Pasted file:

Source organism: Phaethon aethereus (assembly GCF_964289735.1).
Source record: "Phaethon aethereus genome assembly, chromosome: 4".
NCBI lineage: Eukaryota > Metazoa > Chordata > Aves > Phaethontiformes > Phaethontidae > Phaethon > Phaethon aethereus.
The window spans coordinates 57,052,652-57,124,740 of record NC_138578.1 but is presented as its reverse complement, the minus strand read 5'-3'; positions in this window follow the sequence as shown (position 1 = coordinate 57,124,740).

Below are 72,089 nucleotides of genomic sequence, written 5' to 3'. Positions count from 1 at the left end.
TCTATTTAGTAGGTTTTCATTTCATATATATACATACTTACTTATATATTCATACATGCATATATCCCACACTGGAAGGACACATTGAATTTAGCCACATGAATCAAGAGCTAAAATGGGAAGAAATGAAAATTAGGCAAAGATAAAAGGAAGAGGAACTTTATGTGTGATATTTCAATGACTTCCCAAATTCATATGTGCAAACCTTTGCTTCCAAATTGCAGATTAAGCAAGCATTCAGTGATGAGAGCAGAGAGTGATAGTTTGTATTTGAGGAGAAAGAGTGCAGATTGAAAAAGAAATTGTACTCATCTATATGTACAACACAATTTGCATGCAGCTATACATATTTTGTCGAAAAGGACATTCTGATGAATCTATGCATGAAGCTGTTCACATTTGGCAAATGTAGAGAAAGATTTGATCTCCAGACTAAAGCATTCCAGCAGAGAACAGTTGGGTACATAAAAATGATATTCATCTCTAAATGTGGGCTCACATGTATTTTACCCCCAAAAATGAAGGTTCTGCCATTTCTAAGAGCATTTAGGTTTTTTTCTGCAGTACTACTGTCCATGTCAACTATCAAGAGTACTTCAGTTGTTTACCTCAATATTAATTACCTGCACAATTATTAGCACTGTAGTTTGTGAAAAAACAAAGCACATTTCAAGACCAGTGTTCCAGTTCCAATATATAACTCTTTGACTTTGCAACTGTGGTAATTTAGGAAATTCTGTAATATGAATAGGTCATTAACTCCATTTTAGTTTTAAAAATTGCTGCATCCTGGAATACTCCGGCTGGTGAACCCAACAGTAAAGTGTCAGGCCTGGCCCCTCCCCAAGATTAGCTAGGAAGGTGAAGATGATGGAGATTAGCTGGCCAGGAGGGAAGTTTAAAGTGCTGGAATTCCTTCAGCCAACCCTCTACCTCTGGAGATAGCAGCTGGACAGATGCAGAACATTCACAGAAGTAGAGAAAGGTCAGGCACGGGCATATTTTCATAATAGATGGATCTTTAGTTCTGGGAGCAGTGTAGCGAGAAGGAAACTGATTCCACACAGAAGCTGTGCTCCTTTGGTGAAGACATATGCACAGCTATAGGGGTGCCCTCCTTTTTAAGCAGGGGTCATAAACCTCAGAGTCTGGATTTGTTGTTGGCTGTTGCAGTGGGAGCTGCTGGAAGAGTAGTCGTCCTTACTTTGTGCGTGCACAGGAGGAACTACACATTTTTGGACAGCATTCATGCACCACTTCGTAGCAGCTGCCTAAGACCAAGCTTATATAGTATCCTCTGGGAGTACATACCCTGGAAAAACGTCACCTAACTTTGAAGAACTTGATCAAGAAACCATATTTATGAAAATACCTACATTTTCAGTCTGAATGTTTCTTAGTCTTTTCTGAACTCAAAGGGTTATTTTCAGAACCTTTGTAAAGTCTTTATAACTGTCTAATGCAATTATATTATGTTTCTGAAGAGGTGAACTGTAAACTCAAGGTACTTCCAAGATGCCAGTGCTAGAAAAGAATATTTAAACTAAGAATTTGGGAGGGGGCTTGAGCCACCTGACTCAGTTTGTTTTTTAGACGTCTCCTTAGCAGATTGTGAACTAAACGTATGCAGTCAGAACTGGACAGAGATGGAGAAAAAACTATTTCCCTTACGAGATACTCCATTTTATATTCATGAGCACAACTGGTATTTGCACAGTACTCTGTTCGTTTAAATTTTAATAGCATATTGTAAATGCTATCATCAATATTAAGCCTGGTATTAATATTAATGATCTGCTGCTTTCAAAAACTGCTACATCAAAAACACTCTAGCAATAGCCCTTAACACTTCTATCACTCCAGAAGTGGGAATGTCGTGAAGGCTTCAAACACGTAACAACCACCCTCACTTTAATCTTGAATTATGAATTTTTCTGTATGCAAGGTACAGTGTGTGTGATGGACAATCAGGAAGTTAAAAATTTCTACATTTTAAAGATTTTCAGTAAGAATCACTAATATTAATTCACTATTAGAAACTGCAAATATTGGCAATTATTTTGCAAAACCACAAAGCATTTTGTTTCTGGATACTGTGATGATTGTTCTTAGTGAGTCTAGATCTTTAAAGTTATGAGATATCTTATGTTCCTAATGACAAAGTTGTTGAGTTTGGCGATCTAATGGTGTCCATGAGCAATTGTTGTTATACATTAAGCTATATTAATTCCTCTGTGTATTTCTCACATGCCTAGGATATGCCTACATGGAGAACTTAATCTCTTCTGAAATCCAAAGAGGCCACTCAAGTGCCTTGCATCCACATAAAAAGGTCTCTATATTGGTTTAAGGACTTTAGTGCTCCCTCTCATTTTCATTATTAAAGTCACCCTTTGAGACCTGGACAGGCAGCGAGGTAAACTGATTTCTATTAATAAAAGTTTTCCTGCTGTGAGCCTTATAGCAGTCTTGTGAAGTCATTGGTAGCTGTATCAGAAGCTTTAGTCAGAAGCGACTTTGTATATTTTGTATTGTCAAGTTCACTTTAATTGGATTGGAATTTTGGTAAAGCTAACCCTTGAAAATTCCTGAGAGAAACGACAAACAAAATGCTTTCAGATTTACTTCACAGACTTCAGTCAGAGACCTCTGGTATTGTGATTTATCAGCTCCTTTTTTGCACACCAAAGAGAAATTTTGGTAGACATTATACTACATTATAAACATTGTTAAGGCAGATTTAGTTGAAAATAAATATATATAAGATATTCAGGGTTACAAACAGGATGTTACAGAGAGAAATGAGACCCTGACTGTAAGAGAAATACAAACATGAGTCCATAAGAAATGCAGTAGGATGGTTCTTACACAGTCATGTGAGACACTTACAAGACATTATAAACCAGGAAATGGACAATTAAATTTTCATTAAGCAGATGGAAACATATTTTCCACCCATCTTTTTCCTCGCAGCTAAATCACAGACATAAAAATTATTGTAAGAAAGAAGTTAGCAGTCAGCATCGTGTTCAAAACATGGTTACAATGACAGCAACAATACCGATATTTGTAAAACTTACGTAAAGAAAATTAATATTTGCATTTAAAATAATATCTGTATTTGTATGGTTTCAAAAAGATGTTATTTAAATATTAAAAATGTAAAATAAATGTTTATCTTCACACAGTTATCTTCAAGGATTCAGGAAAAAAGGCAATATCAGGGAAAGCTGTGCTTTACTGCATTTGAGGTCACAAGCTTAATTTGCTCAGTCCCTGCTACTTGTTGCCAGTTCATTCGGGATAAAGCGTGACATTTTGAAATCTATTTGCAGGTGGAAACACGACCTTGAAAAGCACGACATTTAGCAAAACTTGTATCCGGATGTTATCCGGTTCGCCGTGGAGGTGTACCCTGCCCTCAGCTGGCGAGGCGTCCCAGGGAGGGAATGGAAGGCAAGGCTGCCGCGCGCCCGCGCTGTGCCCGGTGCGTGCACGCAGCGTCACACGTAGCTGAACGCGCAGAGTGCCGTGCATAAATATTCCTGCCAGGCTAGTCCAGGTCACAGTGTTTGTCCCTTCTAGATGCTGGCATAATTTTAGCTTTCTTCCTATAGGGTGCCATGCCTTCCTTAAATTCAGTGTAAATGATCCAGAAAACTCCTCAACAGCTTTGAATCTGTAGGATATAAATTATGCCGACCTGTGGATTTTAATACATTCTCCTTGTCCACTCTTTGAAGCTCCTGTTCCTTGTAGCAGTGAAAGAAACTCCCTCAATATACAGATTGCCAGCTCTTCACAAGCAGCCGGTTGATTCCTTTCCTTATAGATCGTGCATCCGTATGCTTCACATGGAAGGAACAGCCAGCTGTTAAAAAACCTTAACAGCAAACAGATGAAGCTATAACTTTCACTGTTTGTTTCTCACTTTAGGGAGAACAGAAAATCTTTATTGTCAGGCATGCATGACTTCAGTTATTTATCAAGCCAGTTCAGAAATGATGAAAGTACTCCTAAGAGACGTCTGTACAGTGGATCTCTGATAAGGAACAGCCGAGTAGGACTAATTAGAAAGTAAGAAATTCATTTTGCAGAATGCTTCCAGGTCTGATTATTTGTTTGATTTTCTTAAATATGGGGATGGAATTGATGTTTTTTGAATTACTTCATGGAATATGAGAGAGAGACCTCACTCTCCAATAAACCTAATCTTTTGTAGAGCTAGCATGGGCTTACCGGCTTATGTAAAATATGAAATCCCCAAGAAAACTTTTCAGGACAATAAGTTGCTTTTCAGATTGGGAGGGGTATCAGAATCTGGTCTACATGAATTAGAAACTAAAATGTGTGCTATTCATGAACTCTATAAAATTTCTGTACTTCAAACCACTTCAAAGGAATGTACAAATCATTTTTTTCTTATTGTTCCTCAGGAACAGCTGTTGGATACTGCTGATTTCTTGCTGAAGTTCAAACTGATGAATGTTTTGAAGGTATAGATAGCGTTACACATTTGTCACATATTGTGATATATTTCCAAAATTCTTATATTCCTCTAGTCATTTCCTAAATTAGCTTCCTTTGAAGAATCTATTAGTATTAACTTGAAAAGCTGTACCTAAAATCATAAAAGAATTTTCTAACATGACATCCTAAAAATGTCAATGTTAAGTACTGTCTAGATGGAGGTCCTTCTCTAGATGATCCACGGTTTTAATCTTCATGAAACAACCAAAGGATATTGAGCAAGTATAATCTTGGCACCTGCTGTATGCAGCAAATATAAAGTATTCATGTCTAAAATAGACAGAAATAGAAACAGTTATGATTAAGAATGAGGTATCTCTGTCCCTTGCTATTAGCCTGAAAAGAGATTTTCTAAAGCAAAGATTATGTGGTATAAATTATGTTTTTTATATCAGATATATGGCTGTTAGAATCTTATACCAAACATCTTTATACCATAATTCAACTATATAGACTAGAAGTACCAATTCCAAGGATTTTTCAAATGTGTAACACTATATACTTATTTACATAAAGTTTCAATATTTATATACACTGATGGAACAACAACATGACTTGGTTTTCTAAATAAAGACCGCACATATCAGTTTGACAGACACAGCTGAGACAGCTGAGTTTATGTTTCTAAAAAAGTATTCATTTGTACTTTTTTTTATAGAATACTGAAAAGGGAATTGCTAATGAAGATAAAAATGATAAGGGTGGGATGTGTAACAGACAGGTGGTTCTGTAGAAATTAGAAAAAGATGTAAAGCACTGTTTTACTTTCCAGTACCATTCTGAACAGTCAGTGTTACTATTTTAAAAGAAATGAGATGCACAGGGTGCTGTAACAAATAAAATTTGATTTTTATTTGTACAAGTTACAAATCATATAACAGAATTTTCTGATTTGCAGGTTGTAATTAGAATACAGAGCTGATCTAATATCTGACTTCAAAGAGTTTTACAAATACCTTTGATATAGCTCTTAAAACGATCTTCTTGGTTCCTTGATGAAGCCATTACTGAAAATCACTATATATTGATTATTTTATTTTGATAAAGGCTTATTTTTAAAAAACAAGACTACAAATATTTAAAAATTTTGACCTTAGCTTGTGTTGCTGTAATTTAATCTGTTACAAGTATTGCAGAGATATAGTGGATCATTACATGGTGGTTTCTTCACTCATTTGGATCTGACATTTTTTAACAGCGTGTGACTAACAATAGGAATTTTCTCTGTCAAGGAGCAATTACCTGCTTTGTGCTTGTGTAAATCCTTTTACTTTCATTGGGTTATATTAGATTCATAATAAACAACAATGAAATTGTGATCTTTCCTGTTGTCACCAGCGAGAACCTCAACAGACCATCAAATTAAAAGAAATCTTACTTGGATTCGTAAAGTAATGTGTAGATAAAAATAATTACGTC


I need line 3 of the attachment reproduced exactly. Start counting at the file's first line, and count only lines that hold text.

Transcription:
NCBI lineage: Eukaryota > Metazoa > Chordata > Aves > Phaethontiformes > Phaethontidae > Phaethon > Phaethon aethereus.